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Emergency workers at the scene of the terror attack in London on Friday. Credit Stefan Rousseau/Press Association, via Associated Press

Friday morning in London a terrorist failed. There were flames but no deadly blast at the Parsons Green Station on the London Underground subway system in this, the fourth terrorist attack in London and the fifth in Britain this year. Not only did the as-yet-unidentified terrorist fail because he bungled his bomb-making, he failed because he failed to terrify.

Yes, there were the jumbled tweets about a fire and stampedes. Then, the report of a “major incident” in which more than a score of people had been hospitalized. Eventually even, a claim of responsibility by the Islamic State. But very quickly, it all felt routine.…  Seguir leyendo »

The Finsbury Park Underground station, near the site of the June 18 attack on a group of Muslims, London, June 20, 2017

On June 19, the day after a forty-seven-year-old man from Wales, Darren Osborne, drove a van over a group of Muslims near a mosque in Finsbury Park, north London, leaving one person dead and nine injured, I went for a swim in a municipal pool a few miles from where the attack took place. The pool is a popular amenity in my community, and the diversity of those who frequent it—all races, ages, and backgrounds seem somehow represented—reflects the world city that London has become.

Arriving a few minutes before the doors opened, I fell in with four regulars, all of them non-Muslims, just as the conversation turned to the attack.…  Seguir leyendo »

Democracy in the UK

Following the recent terrorist attack in London that left seven dead and several wounded and in light of the previous two attacks on Westminster Bridge and in Manchester, British Prime Minister Theresa May has promised to allow for more extensive law enforcement measures in fighting extremism. The Prime Minister stated that if human rights laws would prevent the government from pursuing their agenda against extremism, the government would “change the laws so we can do it”. UK intelligence services already possess a variety of intrusive powers to manage the threat that is perceived as especially challenging in Great Britain today, namely identifying, monitoring and countering ‘homegrown’ extremists and their supporters.…  Seguir leyendo »

Police officers and emergency medical workers in London on Saturday night. Credit Daniel Sorabji/Agence France-Presse — Getty Images

The terror attack in London on Saturday night — the third in as many months, the second in as many weeks — demonstrated the persistence of the threat we face and the ease with which terrorists can carry out their schemes. Three men, with nothing more than a rental van, knives and fake bomb vests intended to keep both regular citizens and law enforcement at bay, killed at least seven and wounded a couple dozen more. This was a terrifying event for which ISIS has now claimed responsibility, but it was a hardly sophisticated act: a vehicle, some knives and ruthless determination.…  Seguir leyendo »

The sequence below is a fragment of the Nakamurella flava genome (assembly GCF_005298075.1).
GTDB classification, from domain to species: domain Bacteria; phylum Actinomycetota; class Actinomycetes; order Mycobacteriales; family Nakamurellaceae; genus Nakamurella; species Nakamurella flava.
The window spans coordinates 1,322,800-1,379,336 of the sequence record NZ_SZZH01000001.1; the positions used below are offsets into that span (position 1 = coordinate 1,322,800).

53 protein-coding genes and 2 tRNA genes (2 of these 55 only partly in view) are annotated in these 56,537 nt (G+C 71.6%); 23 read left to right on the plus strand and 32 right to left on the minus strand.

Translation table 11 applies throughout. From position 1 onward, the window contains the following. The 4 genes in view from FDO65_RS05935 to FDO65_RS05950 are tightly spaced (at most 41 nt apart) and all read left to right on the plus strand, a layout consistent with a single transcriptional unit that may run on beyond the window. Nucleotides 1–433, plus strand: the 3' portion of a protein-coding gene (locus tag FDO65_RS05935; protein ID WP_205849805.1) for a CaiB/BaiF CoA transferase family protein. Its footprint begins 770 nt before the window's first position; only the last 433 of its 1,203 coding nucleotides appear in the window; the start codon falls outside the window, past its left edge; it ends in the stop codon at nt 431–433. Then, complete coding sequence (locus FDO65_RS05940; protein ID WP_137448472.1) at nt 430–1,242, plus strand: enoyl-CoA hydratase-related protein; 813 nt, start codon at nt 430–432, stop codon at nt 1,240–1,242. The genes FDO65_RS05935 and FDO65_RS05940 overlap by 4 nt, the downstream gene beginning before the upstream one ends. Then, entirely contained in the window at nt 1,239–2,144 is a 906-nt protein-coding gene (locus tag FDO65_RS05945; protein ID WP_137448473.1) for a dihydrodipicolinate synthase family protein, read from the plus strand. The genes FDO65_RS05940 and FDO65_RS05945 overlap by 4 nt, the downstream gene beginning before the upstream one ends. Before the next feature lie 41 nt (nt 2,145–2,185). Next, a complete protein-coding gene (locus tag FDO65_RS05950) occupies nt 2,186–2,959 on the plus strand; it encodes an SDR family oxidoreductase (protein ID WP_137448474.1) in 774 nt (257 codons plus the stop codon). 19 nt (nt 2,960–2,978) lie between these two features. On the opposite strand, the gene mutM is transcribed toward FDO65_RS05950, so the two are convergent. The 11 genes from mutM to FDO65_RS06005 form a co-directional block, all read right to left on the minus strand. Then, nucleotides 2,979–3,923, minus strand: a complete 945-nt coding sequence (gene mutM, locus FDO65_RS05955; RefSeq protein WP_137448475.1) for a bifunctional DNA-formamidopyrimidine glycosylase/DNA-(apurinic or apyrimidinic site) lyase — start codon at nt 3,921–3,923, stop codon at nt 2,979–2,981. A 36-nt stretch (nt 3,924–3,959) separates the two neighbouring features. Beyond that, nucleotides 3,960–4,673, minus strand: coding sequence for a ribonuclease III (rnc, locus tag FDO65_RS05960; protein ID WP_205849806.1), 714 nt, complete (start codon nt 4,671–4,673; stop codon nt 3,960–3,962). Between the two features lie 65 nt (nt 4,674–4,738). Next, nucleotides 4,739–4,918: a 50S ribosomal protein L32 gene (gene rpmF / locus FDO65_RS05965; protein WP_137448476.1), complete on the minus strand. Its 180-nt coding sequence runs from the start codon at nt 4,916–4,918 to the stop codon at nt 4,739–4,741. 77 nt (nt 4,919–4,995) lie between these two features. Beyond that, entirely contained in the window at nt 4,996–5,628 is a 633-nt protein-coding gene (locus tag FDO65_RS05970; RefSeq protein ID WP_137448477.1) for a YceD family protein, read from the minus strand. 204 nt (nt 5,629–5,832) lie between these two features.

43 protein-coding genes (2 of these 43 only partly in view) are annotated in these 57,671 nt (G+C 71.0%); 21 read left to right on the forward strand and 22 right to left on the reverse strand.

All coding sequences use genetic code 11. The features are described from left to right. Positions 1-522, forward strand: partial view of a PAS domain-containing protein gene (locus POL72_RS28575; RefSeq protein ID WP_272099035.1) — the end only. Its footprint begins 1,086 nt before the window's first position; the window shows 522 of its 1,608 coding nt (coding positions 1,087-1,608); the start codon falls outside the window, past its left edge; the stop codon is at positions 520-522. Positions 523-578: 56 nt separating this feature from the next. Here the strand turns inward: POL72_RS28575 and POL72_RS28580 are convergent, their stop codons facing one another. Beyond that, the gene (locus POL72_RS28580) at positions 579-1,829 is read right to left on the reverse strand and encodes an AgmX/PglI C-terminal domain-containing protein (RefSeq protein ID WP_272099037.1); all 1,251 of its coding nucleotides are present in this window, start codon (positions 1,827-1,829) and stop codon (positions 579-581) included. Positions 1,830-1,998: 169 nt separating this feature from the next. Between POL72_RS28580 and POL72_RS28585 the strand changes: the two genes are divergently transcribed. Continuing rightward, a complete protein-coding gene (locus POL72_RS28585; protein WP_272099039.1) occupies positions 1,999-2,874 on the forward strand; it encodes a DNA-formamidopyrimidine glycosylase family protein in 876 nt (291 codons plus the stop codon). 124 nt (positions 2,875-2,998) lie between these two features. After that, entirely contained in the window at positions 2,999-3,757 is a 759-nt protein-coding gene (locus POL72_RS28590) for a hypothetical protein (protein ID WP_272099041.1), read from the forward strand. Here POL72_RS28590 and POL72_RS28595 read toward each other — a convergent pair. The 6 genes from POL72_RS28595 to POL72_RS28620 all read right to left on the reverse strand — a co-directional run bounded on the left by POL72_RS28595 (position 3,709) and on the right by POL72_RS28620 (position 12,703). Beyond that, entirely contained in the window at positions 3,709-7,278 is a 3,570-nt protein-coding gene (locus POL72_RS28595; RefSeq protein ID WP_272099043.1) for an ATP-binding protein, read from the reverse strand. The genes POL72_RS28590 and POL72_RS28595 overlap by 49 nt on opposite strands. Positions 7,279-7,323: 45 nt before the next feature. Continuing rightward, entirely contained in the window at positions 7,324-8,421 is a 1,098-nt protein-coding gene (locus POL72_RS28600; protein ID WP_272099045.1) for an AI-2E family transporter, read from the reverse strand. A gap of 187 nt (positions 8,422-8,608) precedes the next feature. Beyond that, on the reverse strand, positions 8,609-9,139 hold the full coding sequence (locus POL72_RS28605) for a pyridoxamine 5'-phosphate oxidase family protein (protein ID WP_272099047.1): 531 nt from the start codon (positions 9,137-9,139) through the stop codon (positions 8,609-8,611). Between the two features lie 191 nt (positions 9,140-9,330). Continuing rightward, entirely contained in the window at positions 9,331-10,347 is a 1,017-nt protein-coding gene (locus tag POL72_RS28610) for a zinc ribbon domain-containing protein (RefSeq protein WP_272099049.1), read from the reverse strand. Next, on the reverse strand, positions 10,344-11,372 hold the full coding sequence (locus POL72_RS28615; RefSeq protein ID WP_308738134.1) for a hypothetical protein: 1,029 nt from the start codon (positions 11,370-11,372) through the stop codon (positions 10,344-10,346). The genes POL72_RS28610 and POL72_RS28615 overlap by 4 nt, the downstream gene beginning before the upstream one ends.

Londres y el amor por la libertad

Durante siglos, el amor por Londres ha ido de la mano del amor por la libertad. «Madre de extranjeros y amparo de desvalidos», la llama Antonio Alcalá-Galiano, prohombre de aquella «España constitucional, vencida y prófuga» que tuvo que acogerse «a las nieblas hórridas / del frío Támesis» por huir de la tiniebla absolutista. Sus páginas todavía mueven a la emoción, como las de tantos españoles eminentes que, allá por el primer tercio de nuestro siglo XIX, otorgaron a Londres uno de sus insospechados atributos: el de convertirse, a juicio de Vicente Llorens, en «el centro intelectual de España». Al dar testimonio del afecto de las gentes inglesas, de la simpatía por su causa liberal, de tantas cuestaciones públicas –bien aventadas por The Times– para el sostenimiento de los exiliados, Alcalá-Galiano no puede más que confesar que «ningún pueblo aventaja ni aun iguala al británico en caridad».…  Seguir leyendo »

‘This is a war on people enjoying the benefits of a free society.’ Women at a police cordon set up following a terrorist attack on London Bridge and Borough Market. Photograph: Justin Tallis/AFP/Getty Images

A teenybopper concert in Manchester. A tourist day in Westminster. And now a Saturday night of revelry in central London.

Enough is enough, says Theresa May: there is “far too much tolerance of extremism in our country”. She’s right. “It will only be defeated when we turn people’s minds away from this violence and make them understand that our values, pluralistic, British values, are superior to anything offered by the preachers and supporters of hate.” Right again. I hope now she’ll also take active steps to address the rampant intolerance – at odds with those British values – that has riven society over the past year of poisonous politics.…  Seguir leyendo »

Ciudadanos se alejan de la zona del ataque terrorista en Londres. NEIL HALL REUTERS